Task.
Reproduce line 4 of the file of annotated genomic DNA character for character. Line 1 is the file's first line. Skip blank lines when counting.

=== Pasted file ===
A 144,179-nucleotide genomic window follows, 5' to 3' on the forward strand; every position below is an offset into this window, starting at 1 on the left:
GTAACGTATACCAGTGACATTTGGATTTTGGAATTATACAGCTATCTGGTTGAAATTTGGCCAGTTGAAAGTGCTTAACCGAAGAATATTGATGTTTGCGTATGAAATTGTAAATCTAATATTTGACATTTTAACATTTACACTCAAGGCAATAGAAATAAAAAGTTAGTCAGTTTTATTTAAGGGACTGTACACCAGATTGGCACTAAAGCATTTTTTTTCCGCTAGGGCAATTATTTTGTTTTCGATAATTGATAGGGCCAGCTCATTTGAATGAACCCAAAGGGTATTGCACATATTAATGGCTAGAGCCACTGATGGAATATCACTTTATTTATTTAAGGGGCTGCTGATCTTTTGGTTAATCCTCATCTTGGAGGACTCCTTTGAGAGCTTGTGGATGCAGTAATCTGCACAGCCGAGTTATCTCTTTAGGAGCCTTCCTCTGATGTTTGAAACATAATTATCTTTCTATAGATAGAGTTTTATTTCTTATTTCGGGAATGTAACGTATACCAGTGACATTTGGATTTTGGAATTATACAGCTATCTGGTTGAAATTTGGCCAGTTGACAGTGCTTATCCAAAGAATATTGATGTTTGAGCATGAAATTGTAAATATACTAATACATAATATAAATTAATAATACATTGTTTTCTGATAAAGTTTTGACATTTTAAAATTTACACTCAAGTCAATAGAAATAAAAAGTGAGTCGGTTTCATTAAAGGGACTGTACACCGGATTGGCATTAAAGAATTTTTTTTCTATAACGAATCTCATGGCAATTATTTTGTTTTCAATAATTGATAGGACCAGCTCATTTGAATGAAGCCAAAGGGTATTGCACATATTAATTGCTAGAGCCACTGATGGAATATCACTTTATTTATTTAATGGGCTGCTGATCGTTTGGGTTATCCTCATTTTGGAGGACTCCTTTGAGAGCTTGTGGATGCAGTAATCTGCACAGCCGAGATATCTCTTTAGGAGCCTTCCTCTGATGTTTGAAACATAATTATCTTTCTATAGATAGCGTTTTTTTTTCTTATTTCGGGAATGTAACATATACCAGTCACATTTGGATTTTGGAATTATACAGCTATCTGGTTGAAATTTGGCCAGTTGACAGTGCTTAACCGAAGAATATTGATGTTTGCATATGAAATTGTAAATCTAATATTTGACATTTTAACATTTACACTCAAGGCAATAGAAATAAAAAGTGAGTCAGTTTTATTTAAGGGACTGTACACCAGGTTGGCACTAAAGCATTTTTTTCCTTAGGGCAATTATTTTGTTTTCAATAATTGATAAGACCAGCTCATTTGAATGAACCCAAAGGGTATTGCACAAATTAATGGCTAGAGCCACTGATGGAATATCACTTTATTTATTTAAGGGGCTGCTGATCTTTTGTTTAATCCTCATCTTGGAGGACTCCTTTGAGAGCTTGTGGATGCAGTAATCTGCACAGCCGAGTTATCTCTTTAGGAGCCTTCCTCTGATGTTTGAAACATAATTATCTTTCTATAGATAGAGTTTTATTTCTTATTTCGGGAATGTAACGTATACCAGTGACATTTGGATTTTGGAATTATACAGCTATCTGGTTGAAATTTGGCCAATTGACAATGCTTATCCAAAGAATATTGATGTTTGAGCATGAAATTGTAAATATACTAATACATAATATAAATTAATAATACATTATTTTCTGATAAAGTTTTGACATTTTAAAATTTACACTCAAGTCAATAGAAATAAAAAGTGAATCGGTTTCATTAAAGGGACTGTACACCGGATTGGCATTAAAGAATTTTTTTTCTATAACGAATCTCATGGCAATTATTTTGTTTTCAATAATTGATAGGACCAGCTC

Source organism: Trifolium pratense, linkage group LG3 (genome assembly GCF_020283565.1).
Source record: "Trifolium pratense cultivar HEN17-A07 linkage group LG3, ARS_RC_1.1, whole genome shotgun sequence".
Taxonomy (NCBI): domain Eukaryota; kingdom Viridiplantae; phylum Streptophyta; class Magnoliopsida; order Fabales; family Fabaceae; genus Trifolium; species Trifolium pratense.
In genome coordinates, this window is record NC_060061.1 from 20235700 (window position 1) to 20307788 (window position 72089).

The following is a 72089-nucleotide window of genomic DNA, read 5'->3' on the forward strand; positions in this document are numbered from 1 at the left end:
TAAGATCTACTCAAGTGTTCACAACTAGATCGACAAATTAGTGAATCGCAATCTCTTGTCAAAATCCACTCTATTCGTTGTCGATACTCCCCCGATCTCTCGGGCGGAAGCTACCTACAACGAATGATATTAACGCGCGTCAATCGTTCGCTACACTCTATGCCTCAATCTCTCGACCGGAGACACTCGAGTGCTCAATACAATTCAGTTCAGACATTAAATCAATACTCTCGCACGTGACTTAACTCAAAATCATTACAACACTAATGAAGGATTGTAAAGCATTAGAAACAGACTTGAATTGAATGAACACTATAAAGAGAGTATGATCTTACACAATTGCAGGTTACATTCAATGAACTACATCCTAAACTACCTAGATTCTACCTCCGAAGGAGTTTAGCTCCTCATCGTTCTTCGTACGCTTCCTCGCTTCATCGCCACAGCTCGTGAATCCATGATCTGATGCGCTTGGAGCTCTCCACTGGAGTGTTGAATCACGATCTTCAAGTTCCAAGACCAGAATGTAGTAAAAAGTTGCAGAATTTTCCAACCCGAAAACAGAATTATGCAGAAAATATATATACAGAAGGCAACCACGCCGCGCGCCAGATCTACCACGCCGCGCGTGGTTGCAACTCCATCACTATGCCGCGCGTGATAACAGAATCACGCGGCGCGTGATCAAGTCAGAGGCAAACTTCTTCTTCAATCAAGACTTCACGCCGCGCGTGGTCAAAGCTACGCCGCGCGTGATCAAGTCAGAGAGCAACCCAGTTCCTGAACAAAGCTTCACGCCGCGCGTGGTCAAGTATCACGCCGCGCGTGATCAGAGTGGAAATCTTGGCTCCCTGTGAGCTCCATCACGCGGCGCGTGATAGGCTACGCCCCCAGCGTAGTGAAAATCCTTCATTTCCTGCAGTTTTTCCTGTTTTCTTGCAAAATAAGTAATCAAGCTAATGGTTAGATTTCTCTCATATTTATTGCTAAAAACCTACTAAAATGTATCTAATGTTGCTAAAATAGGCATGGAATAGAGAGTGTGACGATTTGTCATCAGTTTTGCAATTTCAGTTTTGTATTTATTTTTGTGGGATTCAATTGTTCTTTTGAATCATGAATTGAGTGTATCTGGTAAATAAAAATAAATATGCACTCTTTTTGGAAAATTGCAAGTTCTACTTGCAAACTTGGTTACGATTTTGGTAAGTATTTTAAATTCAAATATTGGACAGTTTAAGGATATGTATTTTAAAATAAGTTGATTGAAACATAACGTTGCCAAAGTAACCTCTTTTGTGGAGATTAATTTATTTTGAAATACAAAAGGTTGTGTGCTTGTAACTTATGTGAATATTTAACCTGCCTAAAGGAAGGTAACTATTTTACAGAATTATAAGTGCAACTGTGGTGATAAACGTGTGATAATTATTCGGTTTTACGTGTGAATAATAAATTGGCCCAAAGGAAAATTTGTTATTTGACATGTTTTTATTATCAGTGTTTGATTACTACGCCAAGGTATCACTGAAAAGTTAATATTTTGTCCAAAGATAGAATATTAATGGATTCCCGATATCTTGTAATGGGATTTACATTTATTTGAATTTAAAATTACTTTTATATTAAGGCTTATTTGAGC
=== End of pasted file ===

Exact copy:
Source record: "Trifolium pratense cultivar HEN17-A07 linkage group LG3, ARS_RC_1.1, whole genome shotgun sequence".